// module import declaration
		Components.utils.import("resource://stmodules/Alert.jsm", art_semanticturkey);
		//example of usage of alert(msg)
		art_semanticturkey.alert("Hello! This is an example message");
		//example of usage of alert(msg, details)
		art_semanticturkey.alert("Hello! This is an example message", "Lorem ipsum dolor sit amet, " +
			"consectetur adipisci elit, sed eiusmod tempor incidunt ut labore et dolore magna aliqua");
		//example of usage of alert(e)
			//some method that throws exception
		} catch (e){

Realizing an extension

Every Semantic Turkey extension should be written as a Firefox extension with a dependency on Semantic Turkey. If the extension does not require new functionalities in the service layer and just offers new look'n'feel, or some UI operation which can be implemented in terms of available services, then you just need to realize the new UI, attach buttons, options and menu entries to the main UI by referencing ids of XUL objects in Firefox and/or Semantic Turkey, and package the XPI.

For example, you could realize an extension for facilitating the creation of individuals by letting the user create a list of objects and then assign all of them to a class through a single option. Such an extension could rely on already existing java services and would not require writing any server side code. It could just prepare, for each object in the list, a new request to the server for instance creation, get all the replies from the server, and prepare a global report for the user.

In most of the cases, however, you will be willing to create new functionalities from scratch, just relying on the service extensible framework and on ontology API available from the data layer. In this case, you need to write a service extension following our OSGi compliant extension framework based on the Felix platform. Then you have to package the whole client+service extension in a new xpi.

In the following sections we provide some useful information on developing extensions for Semantic Turkey, we suggest first to read them, and then go through a simple tutorial showing how to develop an extension from scratch through an example.

Other than the extension example in the tutorial, you can also download the source code from the RangeAnnotator extension (which is just a bit more complex than the tutorial example) and use it as a startup project for developing your owl Semantic Turkey extension.

Client extensions

The client part of Semantic Turkey can be extended in two different ways:


this is the standard approach for simple Firefox extensions. You define new components which can be added (overlaid) over existing ones, to add new functionalities.

You can thus add new buttons, new options in context menus etc... by simply adding references to ids of existing elements in Semantic Turkey (or Firefox) components.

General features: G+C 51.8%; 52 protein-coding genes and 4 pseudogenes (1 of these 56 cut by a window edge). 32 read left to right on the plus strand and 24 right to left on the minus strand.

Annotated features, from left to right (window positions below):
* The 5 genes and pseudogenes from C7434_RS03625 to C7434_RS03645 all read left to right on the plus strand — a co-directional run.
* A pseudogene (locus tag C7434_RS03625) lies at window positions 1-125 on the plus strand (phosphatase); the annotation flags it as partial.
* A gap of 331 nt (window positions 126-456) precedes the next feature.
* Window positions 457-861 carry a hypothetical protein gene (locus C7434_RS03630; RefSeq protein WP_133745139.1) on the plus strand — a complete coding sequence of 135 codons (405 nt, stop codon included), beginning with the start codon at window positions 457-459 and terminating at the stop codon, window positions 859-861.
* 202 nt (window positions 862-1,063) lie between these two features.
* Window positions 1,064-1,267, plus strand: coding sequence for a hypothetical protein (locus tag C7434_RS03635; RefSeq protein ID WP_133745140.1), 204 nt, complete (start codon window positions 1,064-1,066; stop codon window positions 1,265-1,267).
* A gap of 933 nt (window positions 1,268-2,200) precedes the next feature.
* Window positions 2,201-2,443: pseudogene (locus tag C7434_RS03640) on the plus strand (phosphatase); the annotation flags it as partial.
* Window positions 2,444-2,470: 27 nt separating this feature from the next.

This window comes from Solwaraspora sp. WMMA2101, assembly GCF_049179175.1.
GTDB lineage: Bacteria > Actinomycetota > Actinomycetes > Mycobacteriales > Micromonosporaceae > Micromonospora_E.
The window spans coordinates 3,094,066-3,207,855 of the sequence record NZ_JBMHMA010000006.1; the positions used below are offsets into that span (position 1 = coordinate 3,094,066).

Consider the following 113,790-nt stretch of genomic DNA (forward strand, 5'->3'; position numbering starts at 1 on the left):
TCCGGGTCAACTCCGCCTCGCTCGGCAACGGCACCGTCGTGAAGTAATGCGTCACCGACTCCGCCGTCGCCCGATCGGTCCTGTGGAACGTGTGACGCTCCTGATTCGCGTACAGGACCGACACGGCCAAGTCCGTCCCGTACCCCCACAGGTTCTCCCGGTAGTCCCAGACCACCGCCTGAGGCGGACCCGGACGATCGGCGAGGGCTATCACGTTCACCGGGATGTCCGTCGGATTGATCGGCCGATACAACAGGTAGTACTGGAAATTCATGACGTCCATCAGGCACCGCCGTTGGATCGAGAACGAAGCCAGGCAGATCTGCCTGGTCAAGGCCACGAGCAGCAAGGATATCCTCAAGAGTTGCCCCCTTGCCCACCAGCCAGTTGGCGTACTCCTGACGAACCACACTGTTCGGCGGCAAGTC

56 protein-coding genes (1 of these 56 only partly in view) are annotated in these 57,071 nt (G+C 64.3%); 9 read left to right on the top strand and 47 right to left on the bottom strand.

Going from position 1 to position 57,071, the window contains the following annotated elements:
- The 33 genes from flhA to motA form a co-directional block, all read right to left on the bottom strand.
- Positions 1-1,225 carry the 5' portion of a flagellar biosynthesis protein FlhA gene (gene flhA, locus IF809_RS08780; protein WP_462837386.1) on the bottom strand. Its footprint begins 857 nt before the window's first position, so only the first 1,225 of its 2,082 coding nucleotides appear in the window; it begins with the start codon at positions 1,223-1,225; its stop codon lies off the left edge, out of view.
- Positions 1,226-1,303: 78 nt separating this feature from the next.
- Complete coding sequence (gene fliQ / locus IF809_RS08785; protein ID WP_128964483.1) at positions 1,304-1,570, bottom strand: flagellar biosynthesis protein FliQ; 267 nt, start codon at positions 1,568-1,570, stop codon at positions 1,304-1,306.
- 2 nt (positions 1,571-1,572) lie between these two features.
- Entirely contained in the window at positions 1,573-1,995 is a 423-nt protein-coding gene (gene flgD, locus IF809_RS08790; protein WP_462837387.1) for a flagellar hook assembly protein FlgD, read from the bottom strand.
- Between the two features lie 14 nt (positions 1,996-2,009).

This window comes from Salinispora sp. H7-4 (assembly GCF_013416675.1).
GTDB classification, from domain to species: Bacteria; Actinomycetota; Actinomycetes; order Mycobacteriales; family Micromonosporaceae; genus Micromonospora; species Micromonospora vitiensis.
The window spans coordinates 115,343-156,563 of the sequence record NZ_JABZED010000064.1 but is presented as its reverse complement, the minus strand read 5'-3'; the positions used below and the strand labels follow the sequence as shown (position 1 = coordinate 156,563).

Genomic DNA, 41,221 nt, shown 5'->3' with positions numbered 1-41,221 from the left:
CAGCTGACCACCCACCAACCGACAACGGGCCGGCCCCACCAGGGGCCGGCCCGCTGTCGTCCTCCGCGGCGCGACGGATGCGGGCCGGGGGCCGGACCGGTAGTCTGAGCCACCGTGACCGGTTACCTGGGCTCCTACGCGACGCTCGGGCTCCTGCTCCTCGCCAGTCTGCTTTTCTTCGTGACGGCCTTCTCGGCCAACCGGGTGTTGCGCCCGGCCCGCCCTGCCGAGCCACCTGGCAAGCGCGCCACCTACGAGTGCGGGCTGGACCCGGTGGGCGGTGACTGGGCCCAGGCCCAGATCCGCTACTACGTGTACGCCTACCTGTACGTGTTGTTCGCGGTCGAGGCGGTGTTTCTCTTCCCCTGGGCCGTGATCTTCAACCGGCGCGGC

An example of Firefox overlaying is given here

With this approach, you're only limited to the fact that you're extension should just add, never replace.
There is nothing in Firefox overlaying mechanism preventing you from replacing existing elements with new ones, however, if you do that, you may create an extension with potential incompatibilities with other extensions.
What happens in fact, if you replace the create class javascript function associated to the "add class" button, and another extension does the same? The last one to be applied in the "overlaying" stack wins, but this approach is not really clean...
Extension points help in cases like the above...

Client Extension Points

Extension points allow users to register new components (and their functions) in dedicated slots, associated to functionalities which are known in advance to be extensibile. This way, Semantic Turkey scans all the components/functions registered to extension points, and can administrate their activity, switch among them if the extension points allows for just one plugged component, etc..

Semantic Annotation Ext Point

Currently, Semantic Turkey provides an extension point for registering different annotation functionalities.

An Xpcom Component, that implements the interface nsISemanticTurkeyAnnotation, is responsible for registering new Annotation functionalities.
This interface may be invoked through the following javascript code:

<pre class="js"> Components.classes[";1"]. getService(Components.interfaces.nsISemanticTurkeyAnnotation); </pre>

Each extension can define its customize annotation function and can register it using the register() functionality provided by the above nsISemanticTurkeyAnnotation interface. This functionality required two parameters:

When an annotation extension of Semantic Turkey is started by Firefox, it registers its function to the nsISemanticTurkeyAnnotation service.
The function getlist() returns an Array containing all registered annotation functions, the user can get the desidered function through its name.
Through the option panel of Semantic Turkey, it is possible to view all registered annotation functions, the get the value of the currently selected one, and to change it

Developing your first extension

We have a quite outdated tutorial for writing extensions. In the next versions of Semantic Turkey, the Firefox interface will be abandoned in favor of a web application. The tutorial can however be still useful for the server side.

The general rule is however to take inspiration from the st-core-services module of Semantic Turkey for developing service extensions, and from the st-sesame2-ontmanager project module for developing extensions supporting other triple stores or even middlewares other than Sesame. Both these modules, though part of the Semantic Turkey project, can be managed as independent projects and are in fact deployed as separate OSGi bundles, which are loaded by the main system in an identical way to a third-party extension.